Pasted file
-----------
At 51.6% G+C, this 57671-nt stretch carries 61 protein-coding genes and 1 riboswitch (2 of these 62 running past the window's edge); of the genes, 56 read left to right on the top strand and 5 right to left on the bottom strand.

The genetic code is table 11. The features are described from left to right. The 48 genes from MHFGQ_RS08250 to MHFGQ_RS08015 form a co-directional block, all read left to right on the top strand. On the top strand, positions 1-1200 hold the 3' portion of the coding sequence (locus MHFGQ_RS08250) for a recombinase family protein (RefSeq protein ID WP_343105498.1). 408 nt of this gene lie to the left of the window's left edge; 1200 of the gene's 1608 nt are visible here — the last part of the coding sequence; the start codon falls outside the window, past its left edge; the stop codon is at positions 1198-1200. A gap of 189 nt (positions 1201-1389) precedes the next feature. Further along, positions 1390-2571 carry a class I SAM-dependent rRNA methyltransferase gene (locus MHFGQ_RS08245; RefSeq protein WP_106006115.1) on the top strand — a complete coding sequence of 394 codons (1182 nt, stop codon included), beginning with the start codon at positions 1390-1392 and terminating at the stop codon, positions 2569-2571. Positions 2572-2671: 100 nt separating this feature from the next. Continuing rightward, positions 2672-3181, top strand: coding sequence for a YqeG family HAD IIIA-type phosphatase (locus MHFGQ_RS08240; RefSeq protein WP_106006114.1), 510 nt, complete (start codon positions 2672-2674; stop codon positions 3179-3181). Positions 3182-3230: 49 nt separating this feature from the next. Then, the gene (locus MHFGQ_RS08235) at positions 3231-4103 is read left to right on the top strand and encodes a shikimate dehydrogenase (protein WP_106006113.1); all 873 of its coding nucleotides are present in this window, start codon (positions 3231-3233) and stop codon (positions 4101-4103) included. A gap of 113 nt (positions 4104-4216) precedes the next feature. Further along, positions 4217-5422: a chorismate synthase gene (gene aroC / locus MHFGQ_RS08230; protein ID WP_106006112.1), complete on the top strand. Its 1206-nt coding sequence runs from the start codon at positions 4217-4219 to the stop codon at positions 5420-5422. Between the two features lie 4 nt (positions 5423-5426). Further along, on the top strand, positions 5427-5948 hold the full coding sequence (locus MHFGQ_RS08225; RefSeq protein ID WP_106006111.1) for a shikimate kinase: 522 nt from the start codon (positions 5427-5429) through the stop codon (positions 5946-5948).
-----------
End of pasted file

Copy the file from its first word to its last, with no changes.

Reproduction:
At 51.6% G+C, this 57671-nt stretch carries 61 protein-coding genes and 1 riboswitch (2 of these 62 running past the window's edge); of the genes, 56 read left to right on the top strand and 5 right to left on the bottom strand.

The genetic code is table 11. The features are described from left to right. The 48 genes from MHFGQ_RS08250 to MHFGQ_RS08015 form a co-directional block, all read left to right on the top strand. On the top strand, positions 1-1200 hold the 3' portion of the coding sequence (locus MHFGQ_RS08250) for a recombinase family protein (RefSeq protein ID WP_343105498.1). 408 nt of this gene lie to the left of the window's left edge; 1200 of the gene's 1608 nt are visible here — the last part of the coding sequence; the start codon falls outside the window, past its left edge; the stop codon is at positions 1198-1200. A gap of 189 nt (positions 1201-1389) precedes the next feature. Further along, positions 1390-2571 carry a class I SAM-dependent rRNA methyltransferase gene (locus MHFGQ_RS08245; RefSeq protein WP_106006115.1) on the top strand — a complete coding sequence of 394 codons (1182 nt, stop codon included), beginning with the start codon at positions 1390-1392 and terminating at the stop codon, positions 2569-2571. Positions 2572-2671: 100 nt separating this feature from the next. Continuing rightward, positions 2672-3181, top strand: coding sequence for a YqeG family HAD IIIA-type phosphatase (locus MHFGQ_RS08240; RefSeq protein WP_106006114.1), 510 nt, complete (start codon positions 2672-2674; stop codon positions 3179-3181). Positions 3182-3230: 49 nt separating this feature from the next. Then, the gene (locus MHFGQ_RS08235) at positions 3231-4103 is read left to right on the top strand and encodes a shikimate dehydrogenase (protein WP_106006113.1); all 873 of its coding nucleotides are present in this window, start codon (positions 3231-3233) and stop codon (positions 4101-4103) included. A gap of 113 nt (positions 4104-4216) precedes the next feature. Further along, positions 4217-5422: a chorismate synthase gene (gene aroC / locus MHFGQ_RS08230; protein ID WP_106006112.1), complete on the top strand. Its 1206-nt coding sequence runs from the start codon at positions 4217-4219 to the stop codon at positions 5420-5422. Between the two features lie 4 nt (positions 5423-5426). Further along, on the top strand, positions 5427-5948 hold the full coding sequence (locus MHFGQ_RS08225; RefSeq protein ID WP_106006111.1) for a shikimate kinase: 522 nt from the start codon (positions 5427-5429) through the stop codon (positions 5946-5948).